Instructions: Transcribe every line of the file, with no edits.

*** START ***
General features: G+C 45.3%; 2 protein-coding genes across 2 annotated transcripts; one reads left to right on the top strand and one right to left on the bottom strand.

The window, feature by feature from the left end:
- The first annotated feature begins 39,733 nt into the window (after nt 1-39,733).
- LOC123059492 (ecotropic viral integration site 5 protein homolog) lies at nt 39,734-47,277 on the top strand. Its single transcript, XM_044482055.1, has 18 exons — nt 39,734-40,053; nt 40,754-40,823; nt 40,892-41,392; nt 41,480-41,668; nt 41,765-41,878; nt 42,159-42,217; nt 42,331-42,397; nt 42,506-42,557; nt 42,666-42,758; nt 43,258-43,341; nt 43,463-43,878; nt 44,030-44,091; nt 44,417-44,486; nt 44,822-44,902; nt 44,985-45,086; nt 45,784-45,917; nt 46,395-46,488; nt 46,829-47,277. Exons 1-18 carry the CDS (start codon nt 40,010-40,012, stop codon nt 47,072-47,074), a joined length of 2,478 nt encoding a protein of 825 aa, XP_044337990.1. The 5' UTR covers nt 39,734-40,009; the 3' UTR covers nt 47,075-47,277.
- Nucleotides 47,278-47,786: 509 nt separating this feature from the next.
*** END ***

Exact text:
General features: G+C 45.3%; 2 protein-coding genes across 2 annotated transcripts; one reads left to right on the top strand and one right to left on the bottom strand.

The window, feature by feature from the left end:
- The first annotated feature begins 39,733 nt into the window (after nt 1-39,733).
- LOC123059492 (ecotropic viral integration site 5 protein homolog) lies at nt 39,734-47,277 on the top strand. Its single transcript, XM_044482055.1, has 18 exons — nt 39,734-40,053; nt 40,754-40,823; nt 40,892-41,392; nt 41,480-41,668; nt 41,765-41,878; nt 42,159-42,217; nt 42,331-42,397; nt 42,506-42,557; nt 42,666-42,758; nt 43,258-43,341; nt 43,463-43,878; nt 44,030-44,091; nt 44,417-44,486; nt 44,822-44,902; nt 44,985-45,086; nt 45,784-45,917; nt 46,395-46,488; nt 46,829-47,277. Exons 1-18 carry the CDS (start codon nt 40,010-40,012, stop codon nt 47,072-47,074), a joined length of 2,478 nt encoding a protein of 825 aa, XP_044337990.1. The 5' UTR covers nt 39,734-40,009; the 3' UTR covers nt 47,075-47,277.
- Nucleotides 47,278-47,786: 509 nt separating this feature from the next.